I see no neutral things.
Purpose: To continue teaching you the real cause and effect relationship between what you think and what you see. You think that outer events cause your perceptions, but in fact your perceptions are caused by your thoughts.
Exercise: Three or four times (three are required), for one minute (less if there's resistance).
- With eyes open, say, "I see no neutral things because I have no neutral thoughts."
- Then look about you, resting your glance on each thing you see long enough to say, "I do not see a neutral [name of object], because my thoughts about [such objects] are not neutral."
Remarks: As usual, it is crucial to treat whatever you see as the same. The carpet may be neutral in itself, but you do not see it that way, because your perception of it arises from thoughts that are inherently non-neutral. Even if the carpet is black and white, figuratively speaking, your thoughts always color it.
The true meaning of cause and effect in this world, according to the Course, is that thoughts are the cause and the world is the effect. We tend to believe that events or actions in the world cause us to think in certain ways; the Course says the opposite. "It is always the thought that comes first, despite the temptation to believe that it is the other way around" (1:3). We have no neutral thoughts and therefore we see no neutral things.
What is our usual tendency when we find ourselves having certain thoughts? We ask ourselves, "What made me feel this way? What made me depressed, or angry, or bored?" But the thought always comes first. It was not anything outside of your mind that caused you to think in a certain way. Rather, your mind caused the world you see.
The lesson becomes quite radical in its statements at times:
Regardless of what you may believe, you do not see anything that is really alive or really joyous. That is because you are unaware as yet of any thought that is really true, and therefore really happy. (3:2-3)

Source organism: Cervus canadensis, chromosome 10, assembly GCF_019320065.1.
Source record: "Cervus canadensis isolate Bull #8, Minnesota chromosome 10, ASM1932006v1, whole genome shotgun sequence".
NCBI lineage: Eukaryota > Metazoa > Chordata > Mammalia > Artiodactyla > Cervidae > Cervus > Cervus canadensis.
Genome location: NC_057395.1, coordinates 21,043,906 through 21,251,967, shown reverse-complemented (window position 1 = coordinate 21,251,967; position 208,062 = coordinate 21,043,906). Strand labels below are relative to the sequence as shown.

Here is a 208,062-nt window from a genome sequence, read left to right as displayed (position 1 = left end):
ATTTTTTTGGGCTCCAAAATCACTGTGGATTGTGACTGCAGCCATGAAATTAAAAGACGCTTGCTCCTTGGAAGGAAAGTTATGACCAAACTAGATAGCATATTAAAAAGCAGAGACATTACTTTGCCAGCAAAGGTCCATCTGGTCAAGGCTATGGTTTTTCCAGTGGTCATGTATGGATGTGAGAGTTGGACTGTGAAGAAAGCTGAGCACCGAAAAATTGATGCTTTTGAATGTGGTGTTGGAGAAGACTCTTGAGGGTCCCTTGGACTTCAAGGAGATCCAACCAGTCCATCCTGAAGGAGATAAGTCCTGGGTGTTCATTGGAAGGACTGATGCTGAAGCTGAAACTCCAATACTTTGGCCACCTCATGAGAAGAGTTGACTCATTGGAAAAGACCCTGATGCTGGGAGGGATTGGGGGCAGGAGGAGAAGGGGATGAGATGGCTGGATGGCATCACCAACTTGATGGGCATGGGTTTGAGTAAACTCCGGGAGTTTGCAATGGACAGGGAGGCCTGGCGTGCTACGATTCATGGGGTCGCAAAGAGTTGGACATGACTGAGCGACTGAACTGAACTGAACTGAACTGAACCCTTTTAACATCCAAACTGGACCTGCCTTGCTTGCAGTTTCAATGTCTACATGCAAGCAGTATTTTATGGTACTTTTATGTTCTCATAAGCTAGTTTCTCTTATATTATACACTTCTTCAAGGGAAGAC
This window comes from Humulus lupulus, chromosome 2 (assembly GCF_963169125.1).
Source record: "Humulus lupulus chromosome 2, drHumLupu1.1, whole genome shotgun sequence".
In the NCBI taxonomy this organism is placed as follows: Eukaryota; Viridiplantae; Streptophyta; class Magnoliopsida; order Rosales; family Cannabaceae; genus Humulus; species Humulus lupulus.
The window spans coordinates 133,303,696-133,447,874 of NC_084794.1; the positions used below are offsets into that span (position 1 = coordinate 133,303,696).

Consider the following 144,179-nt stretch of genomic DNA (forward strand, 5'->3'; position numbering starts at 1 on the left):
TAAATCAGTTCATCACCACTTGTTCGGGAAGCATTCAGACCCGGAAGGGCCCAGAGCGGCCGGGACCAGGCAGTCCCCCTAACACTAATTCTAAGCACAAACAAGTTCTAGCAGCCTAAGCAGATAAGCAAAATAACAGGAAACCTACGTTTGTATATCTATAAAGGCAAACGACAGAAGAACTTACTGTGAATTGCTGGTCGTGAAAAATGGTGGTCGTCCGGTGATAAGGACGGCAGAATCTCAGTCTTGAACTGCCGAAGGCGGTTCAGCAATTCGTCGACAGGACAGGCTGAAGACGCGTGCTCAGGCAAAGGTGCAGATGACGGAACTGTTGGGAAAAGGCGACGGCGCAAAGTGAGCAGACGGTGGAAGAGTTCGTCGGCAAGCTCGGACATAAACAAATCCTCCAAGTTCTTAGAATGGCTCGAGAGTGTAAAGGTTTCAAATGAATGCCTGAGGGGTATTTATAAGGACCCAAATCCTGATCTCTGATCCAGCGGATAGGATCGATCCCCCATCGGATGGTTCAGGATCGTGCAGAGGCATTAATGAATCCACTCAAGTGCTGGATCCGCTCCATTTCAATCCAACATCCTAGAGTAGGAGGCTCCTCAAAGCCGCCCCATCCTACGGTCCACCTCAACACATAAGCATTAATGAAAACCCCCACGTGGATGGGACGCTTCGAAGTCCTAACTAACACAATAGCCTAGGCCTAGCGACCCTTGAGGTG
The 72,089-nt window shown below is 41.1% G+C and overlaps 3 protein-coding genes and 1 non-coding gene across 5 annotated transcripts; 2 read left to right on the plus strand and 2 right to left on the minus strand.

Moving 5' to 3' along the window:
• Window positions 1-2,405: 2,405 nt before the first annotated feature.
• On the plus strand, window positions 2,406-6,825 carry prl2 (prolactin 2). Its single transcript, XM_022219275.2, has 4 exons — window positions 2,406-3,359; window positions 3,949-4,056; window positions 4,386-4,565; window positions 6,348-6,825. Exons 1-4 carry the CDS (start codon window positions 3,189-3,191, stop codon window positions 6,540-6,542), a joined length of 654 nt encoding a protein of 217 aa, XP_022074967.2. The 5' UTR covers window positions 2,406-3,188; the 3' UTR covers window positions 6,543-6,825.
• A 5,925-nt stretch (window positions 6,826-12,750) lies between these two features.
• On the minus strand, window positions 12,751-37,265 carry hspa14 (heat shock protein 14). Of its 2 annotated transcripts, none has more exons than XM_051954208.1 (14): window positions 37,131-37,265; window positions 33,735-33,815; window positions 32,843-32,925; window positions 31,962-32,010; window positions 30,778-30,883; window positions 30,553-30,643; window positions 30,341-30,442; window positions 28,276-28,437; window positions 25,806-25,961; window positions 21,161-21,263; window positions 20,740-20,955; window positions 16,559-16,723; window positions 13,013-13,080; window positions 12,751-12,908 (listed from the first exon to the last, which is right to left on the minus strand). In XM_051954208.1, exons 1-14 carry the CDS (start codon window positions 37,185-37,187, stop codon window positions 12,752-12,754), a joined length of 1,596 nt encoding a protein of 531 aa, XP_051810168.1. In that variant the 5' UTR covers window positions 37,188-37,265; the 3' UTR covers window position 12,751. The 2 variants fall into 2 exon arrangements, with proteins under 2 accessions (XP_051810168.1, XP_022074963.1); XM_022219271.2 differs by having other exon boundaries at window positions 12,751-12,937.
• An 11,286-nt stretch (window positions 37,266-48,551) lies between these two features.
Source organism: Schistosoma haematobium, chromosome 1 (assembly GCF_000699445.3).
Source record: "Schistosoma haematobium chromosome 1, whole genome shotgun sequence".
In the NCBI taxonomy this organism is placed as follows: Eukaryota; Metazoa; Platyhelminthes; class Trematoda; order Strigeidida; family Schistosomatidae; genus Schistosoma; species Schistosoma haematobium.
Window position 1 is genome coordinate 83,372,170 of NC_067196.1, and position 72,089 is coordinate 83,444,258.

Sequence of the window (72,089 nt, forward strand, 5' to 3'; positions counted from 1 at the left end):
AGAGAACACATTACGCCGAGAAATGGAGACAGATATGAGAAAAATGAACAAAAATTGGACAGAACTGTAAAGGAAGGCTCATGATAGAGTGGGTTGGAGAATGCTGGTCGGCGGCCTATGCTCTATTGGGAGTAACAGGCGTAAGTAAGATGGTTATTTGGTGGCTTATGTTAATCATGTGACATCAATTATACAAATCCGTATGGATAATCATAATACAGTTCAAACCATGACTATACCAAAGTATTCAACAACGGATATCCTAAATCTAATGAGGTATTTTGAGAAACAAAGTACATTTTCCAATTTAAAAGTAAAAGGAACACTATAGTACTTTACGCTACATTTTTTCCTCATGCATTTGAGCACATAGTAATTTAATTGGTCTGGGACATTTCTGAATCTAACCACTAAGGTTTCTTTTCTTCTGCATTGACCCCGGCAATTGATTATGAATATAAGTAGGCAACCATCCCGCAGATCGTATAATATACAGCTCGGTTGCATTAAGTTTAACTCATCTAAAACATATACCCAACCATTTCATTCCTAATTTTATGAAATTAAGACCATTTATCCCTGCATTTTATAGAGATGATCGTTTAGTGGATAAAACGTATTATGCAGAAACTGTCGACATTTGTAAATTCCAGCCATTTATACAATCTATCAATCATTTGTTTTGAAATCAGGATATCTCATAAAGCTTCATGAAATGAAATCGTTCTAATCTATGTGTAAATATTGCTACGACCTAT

I've been studying the Course now for ten years and I still have trouble fully accepting the idea that I don't see anything really alive. I know that the Course states that the body (which is what I see with my eyes) does not die because it has never lived, and so I know intellectually that the Course defines "alive" quite differently than we normally do. By "alive" it obviously must mean something nonphysical, because it writes off the physical body as not being alive at all. But I have to admit that I still need to practice with this lesson because my instinct is still to regard bodies as alive. I have to work at it to remember otherwise.
I recall speaking with my friend Lynne a little over a year before her body "died." She was a student of the Course. Her body had deteriorated rapidly during the preceding year, and after several surgeries was only a shell of what it had been. She remarked to me that she was really learning the truth of what she really was. I said, "I guess you have a little more understanding of what the Course means when it says, 'I am not a body.'"
"I damn well better not be!" she exclaimed, laughing.
These two ideas—that nothing I see with my eyes is really alive, and that nothing I see is neutral because my thoughts are not neutral—can be disconcerting. Even so, they have their plus side. The lesson is the same for us all, although for some, like Lynne, it seems to be accelerated. Yet our bodies will wither and decay just as hers did, only a little more slowly. It is a welcome relief to realize that the body's only meaning is given it by our mind. The mind and spirit are what are alive and real; they are the cause, and the body and its world are only the effects of thoughts.